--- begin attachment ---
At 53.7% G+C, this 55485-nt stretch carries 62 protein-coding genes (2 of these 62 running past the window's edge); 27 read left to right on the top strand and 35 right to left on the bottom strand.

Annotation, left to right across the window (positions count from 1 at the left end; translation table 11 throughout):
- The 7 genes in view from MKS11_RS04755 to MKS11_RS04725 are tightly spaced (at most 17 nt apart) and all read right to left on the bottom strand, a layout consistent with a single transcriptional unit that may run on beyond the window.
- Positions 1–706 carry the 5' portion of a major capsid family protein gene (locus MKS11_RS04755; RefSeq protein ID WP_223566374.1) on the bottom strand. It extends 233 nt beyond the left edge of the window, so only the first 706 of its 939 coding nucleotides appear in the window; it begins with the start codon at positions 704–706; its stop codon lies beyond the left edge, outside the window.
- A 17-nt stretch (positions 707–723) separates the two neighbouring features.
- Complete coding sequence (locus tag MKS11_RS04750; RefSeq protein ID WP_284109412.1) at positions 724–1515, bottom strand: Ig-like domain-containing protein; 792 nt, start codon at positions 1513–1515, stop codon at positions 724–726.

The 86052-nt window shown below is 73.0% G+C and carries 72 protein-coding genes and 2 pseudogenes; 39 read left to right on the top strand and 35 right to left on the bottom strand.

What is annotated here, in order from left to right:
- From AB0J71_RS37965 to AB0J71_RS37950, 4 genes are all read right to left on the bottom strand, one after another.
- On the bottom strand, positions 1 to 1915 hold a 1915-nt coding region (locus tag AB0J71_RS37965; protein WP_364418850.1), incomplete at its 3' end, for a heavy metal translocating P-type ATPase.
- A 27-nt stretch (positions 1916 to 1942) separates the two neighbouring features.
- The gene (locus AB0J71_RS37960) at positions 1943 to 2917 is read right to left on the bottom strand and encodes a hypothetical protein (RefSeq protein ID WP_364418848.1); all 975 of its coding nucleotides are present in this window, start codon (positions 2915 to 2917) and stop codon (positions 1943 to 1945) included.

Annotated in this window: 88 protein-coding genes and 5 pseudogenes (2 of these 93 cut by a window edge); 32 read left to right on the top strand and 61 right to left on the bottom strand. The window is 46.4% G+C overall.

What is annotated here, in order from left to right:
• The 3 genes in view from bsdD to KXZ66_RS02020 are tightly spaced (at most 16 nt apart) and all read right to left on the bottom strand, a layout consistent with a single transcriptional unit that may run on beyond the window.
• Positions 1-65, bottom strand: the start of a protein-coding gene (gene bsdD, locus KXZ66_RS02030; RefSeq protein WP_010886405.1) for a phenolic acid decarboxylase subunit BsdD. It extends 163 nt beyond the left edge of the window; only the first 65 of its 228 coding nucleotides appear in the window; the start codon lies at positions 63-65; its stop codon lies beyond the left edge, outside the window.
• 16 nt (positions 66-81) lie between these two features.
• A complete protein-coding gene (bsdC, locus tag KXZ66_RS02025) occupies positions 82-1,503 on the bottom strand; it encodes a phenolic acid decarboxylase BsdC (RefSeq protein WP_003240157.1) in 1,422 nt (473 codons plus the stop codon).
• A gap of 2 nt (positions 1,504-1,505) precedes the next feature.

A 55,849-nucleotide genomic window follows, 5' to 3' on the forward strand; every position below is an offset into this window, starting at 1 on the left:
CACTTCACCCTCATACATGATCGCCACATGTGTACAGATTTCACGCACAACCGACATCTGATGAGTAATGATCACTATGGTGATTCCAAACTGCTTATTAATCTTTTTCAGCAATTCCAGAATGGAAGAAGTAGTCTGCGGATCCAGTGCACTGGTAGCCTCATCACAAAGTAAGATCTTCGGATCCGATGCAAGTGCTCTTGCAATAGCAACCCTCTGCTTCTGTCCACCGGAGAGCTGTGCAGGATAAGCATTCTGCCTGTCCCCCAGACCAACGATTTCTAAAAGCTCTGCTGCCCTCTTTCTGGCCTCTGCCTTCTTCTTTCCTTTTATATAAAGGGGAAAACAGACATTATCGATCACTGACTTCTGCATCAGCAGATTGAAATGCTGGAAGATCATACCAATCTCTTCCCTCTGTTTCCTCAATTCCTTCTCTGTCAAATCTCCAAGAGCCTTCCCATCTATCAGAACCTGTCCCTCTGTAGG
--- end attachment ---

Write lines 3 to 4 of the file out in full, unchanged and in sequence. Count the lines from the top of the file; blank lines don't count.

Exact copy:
- The 7 genes in view from MKS11_RS04755 to MKS11_RS04725 are tightly spaced (at most 17 nt apart) and all read right to left on the bottom strand, a layout consistent with a single transcriptional unit that may run on beyond the window.
- Positions 1–706 carry the 5' portion of a major capsid family protein gene (locus MKS11_RS04755; RefSeq protein ID WP_223566374.1) on the bottom strand. It extends 233 nt beyond the left edge of the window, so only the first 706 of its 939 coding nucleotides appear in the window; it begins with the start codon at positions 704–706; its stop codon lies beyond the left edge, outside the window.